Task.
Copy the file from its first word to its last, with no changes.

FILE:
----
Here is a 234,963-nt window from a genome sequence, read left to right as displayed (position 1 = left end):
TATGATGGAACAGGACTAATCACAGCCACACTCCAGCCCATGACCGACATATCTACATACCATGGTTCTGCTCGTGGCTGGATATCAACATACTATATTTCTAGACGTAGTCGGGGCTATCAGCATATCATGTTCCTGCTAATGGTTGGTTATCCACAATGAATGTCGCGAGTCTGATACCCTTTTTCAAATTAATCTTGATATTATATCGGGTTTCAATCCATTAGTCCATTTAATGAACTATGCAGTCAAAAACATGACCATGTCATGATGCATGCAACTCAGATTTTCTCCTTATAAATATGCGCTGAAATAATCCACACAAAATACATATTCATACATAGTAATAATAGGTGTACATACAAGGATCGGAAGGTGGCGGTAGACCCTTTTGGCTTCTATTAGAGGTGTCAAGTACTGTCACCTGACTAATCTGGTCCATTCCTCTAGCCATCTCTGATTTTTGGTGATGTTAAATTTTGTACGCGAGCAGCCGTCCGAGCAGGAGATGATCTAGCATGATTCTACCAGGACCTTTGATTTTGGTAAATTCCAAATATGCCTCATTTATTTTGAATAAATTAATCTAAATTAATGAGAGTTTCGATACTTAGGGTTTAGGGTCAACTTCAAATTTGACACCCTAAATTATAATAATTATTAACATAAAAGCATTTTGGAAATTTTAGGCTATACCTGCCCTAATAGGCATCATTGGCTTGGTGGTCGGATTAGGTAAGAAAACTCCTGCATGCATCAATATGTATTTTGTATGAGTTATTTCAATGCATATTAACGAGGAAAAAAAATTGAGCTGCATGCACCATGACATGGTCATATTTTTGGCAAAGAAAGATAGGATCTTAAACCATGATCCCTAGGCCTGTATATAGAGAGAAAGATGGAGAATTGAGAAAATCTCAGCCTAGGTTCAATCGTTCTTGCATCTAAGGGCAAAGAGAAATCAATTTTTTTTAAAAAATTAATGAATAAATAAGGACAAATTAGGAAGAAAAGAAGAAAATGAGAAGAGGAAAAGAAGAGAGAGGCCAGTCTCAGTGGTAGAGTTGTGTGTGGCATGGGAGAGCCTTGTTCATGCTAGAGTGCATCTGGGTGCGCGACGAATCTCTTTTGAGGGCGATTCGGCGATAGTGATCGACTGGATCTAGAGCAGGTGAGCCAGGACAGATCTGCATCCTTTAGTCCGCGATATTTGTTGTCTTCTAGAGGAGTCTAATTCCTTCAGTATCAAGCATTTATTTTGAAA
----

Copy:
Here is a 234,963-nt window from a genome sequence, read left to right as displayed (position 1 = left end):
TATGATGGAACAGGACTAATCACAGCCACACTCCAGCCCATGACCGACATATCTACATACCATGGTTCTGCTCGTGGCTGGATATCAACATACTATATTTCTAGACGTAGTCGGGGCTATCAGCATATCATGTTCCTGCTAATGGTTGGTTATCCACAATGAATGTCGCGAGTCTGATACCCTTTTTCAAATTAATCTTGATATTATATCGGGTTTCAATCCATTAGTCCATTTAATGAACTATGCAGTCAAAAACATGACCATGTCATGATGCATGCAACTCAGATTTTCTCCTTATAAATATGCGCTGAAATAATCCACACAAAATACATATTCATACATAGTAATAATAGGTGTACATACAAGGATCGGAAGGTGGCGGTAGACCCTTTTGGCTTCTATTAGAGGTGTCAAGTACTGTCACCTGACTAATCTGGTCCATTCCTCTAGCCATCTCTGATTTTTGGTGATGTTAAATTTTGTACGCGAGCAGCCGTCCGAGCAGGAGATGATCTAGCATGATTCTACCAGGACCTTTGATTTTGGTAAATTCCAAATATGCCTCATTTATTTTGAATAAATTAATCTAAATTAATGAGAGTTTCGATACTTAGGGTTTAGGGTCAACTTCAAATTTGACACCCTAAATTATAATAATTATTAACATAAAAGCATTTTGGAAATTTTAGGCTATACCTGCCCTAATAGGCATCATTGGCTTGGTGGTCGGATTAGGTAAGAAAACTCCTGCATGCATCAATATGTATTTTGTATGAGTTATTTCAATGCATATTAACGAGGAAAAAAAATTGAGCTGCATGCACCATGACATGGTCATATTTTTGGCAAAGAAAGATAGGATCTTAAACCATGATCCCTAGGCCTGTATATAGAGAGAAAGATGGAGAATTGAGAAAATCTCAGCCTAGGTTCAATCGTTCTTGCATCTAAGGGCAAAGAGAAATCAATTTTTTTTAAAAAATTAATGAATAAATAAGGACAAATTAGGAAGAAAAGAAGAAAATGAGAAGAGGAAAAGAAGAGAGAGGCCAGTCTCAGTGGTAGAGTTGTGTGTGGCATGGGAGAGCCTTGTTCATGCTAGAGTGCATCTGGGTGCGCGACGAATCTCTTTTGAGGGCGATTCGGCGATAGTGATCGACTGGATCTAGAGCAGGTGAGCCAGGACAGATCTGCATCCTTTAGTCCGCGATATTTGTTGTCTTCTAGAGGAGTCTAATTCCTTCAGTATCAAGCATTTATTTTGAAA